Navbar: what's the "Rails Way"?

Hi all.

I’ve the following navbar on my site:

<div id=“nav”>
   Â


    Â Â Â Â Â Â Â Â
  • <%= link_to “Home”, home_url
    %>

  • Â Â Â Â Â Â Â Â
  • <%= link_to “Link 1”, link1_url %>

  • Â Â Â Â Â Â Â Â
  • <%= link_to “Link 2”, link2_url %>

  • Â Â Â Â Â Â Â Â
  • <%= link_to “Link 3”, link3_url %>

  • Â Â Â Â Â Â Â Â
  • <%= link_to “Link 4”, link4_url %>

  • Â Â Â Â Â Â Â Â
  • <%= link_to “Link 5”, link5_url %>

  • Â Â Â Â
       Â

My question is: what’s the best approach against id=“current”? I mean:
I want to my current controller to be the current “selected” item.

I was thinking about use something like my.url/?current=item_name and
an helper. So:

#app/helpers/home_helper.rb
def output_li(name, current, &content)
 output = “<li”
 output = (name.to_upper == current.to_upper) ? ’ id=“current”’ : ‘’
 output = “>”

 output = yield

 output = “”
end

#app/views/layouts

   Â
    Â Â Â Â <%= output_li "home", params[:current] { link_to "Home", home_url(:current="home") } %> Â Â Â Â <%= output_li "link1", params[:current] { link_to "Link 1", link1_url(:current="link1") } %> Â Â Â Â <%= output_li "link2", params[:current] { link_to "Link 2", link2_url(:current="link2") } %> Â Â Â Â <%= output_li "link3", params[:current] { link_to "Link 3", link3_url(:current="link3") } %> Â Â Â Â <%= output_li "link4", params[:current] { link_to "Link 4", link4_url(:current="link4") } %> Â Â Â Â <%= output_li "link5", params[:current] { link_to "Link 5", link5_url(:current="link5") } %> Â Â Â Â

What about my solution? I believe that there is an best approach than
it, since I unfamiliar with “view logic”.

Sorry for my poor English.

Best regards,

davi vidal

[email protected] wrote:

            <li><%= link_to "Link 5", link5_url %></li>
    </ul>               

Start with link_to_unless_current. If you rewrite your solution using
it, most
of your logic might disappear inside.

Then, I’m going to nit-pick some common irritations in your solution, so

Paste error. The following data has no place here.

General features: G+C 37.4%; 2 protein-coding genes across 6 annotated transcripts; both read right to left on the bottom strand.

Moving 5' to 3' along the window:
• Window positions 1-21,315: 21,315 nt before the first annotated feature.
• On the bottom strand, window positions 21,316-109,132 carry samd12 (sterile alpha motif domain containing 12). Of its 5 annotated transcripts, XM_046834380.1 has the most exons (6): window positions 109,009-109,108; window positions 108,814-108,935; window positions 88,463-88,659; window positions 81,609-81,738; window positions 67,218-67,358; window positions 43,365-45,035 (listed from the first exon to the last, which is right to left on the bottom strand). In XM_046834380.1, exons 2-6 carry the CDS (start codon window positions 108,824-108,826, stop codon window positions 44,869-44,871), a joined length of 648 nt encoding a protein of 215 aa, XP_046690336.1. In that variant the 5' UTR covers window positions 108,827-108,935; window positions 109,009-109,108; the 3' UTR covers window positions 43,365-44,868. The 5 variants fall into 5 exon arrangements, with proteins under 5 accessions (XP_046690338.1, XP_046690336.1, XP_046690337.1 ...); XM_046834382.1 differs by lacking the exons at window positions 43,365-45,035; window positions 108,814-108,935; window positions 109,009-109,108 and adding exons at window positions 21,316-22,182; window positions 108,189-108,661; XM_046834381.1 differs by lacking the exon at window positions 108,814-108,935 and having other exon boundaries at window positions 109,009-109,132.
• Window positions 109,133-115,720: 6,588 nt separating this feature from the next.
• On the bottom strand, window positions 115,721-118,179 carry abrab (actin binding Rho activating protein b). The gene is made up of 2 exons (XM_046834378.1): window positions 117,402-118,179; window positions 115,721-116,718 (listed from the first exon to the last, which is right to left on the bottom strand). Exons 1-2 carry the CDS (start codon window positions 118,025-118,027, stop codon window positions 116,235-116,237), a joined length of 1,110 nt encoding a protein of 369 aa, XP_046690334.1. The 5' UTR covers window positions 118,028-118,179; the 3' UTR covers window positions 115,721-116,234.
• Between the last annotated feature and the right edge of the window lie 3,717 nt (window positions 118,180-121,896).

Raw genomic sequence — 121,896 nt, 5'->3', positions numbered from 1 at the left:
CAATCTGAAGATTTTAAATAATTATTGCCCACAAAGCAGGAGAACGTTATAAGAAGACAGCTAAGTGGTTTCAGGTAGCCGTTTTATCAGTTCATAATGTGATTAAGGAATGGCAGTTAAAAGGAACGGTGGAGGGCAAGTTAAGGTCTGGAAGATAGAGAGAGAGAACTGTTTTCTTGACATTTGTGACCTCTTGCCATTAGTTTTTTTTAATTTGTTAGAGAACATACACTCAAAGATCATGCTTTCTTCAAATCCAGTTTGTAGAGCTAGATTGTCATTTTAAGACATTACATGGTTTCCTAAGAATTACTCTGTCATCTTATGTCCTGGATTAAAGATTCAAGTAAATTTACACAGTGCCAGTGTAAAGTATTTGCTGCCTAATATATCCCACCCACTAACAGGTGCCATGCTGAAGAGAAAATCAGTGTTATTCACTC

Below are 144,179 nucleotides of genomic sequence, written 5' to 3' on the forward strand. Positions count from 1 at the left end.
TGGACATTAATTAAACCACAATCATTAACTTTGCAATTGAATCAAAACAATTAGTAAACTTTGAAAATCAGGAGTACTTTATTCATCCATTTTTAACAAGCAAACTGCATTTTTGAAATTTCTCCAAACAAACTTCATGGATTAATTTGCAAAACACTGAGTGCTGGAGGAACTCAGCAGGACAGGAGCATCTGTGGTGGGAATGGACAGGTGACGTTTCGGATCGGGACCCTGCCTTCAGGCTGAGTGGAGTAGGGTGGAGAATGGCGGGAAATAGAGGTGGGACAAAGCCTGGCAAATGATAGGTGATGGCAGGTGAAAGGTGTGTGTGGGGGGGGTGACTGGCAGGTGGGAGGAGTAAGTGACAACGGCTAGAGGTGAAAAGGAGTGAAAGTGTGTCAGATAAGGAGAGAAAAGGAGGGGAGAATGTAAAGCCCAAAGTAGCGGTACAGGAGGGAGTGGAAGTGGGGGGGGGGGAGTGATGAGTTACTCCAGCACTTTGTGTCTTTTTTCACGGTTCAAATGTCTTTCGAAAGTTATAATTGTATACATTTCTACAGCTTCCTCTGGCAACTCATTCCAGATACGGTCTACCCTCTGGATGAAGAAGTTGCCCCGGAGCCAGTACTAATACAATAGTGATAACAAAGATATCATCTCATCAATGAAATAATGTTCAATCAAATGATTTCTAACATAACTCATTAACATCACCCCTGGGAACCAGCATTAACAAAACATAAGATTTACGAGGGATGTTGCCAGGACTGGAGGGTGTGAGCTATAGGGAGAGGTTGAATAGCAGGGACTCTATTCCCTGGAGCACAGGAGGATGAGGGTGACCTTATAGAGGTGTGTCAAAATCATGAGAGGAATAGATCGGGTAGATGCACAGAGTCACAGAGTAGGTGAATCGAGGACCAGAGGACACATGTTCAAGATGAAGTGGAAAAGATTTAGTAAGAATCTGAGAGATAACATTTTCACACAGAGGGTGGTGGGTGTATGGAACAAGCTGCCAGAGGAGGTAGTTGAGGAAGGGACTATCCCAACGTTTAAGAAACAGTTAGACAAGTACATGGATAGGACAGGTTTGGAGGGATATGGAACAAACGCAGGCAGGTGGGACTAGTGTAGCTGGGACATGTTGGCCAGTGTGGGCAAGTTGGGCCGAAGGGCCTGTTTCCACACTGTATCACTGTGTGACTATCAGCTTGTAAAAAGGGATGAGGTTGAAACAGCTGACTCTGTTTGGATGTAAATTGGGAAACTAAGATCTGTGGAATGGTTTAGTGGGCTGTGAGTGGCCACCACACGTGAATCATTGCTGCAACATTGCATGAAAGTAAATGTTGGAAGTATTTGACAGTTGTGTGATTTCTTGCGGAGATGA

even if
you rewrite it we will all learn a little.

def output_li(name, current, &content)
output = “<li”
output = (name.to_upper == current.to_upper) ? ’ id=“current”’ : ‘’
output = “>”

output = yield

output = “”
end

If you must generate HTML, use content_tag (or Builder::XmlMarkup).

    <%= output_li "home", params[:current] { link_to "Home",

home_url(:current=“home”) } %>

params is visible inside your helper, so you don’t need to pass it in.
Next, the
{} block is passing to params[:current], which ignores it. You were
missing a comma.

Finally, your solution duplications “link1” etc. Roll such things up
into a loop.

Next, a chain of <%= x %><%= x %><%= x %> is really a single <%= x+x+x
%>, so if
you find yourself writing so many <%= %> next time you can often clean
them up, too.

Finally, don’t use an ‘id’ for a ‘class’. Some CSS tools do that (and
some CSS
tool users do it!). IDs must not duplicate in a page, and you are always
a
refactor away from that!


Phlip

Citando P. [email protected]:

            <li><%= link_to "Link 2", link2_url %></li>
            <li><%= link_to "Link 3", link3_url %></li>
            <li><%= link_to "Link 4", link4_url %></li>
            <li><%= link_to "Link 5", link5_url %></li>
    </ul>

Start with link_to_unless_current. If you rewrite your solution
using it, most
of your logic might disappear inside.

Thank you very much for your response, Phlip. And thank you very much
for the tip. It’s VERY useful.

output = “”
end

If you must generate HTML, use content_tag (or Builder::XmlMarkup).

Thanks again.

    <%= output_li "home", params[:current] { link_to "Home",

home_url(:current=“home”) } %>

params is visible inside your helper, so you don’t need to pass it
in. Next, the
{} block is passing to params[:current], which ignores it. You were
missing a comma.

Yeah. Typo. Sorry.

Finally, your solution duplications “link1” etc. Roll such things up
into a loop.

I was using “linkN” as sample.

So, here is what am I doing right now:

#app/views/layouts/post.html.erb

    <%= build_navbar %w(home, posts, articles, photos) %>

#app/helpers/home_helper.rb
module HomeHelper
def build_navbar(items)
items.each do |item|
content_tag :li, :class => is_current?(item) do
link_to_unless_current item.capitalize, item.singularize +
“_url”( :current => item )
end
end
end

def is_current?(item)
(item == params[:current]) ? “current” : nil
end
end

I know that, by convention, methods ending by ‘?’ returns true or
false. But I think that it will increase readbility, right?

Sorry for my very poor English.

Thanks,

davi vidal

OK. My problem is solved. Thank you very much.

What I’m doing, right now, is using an helper and content_tag.

#app/helpers/home_helper.rb
module HomeHelper
def build_navbar(items)
# If I reached the site right now, params[:current]
# is null.
params[:current] = “home” if params[:current].nil?

menu=""

items.each do |item|
  menu += content_tag :li, :class => is_current?(item) do
    link_to item, send( "#{item}_url", { :current => item } )
  end
end

return menu

end

Methods ending by ‘?’ returns either “true” or “false”

But using it here in “other” context increases

readbility.

def is_current?(item)
(item == params[:current]) ? “current” : nil
end
end

#app/views/layouts/post.html.erb
[…]

    <%= build_navbar %w(home posts articles photos) %>
[...]

Thank you very much.

Davi V.

E-mail: [email protected]
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GTalk : [email protected]
Skype : davi vidal
YIM : davi_vidal
ICQ : 138815296

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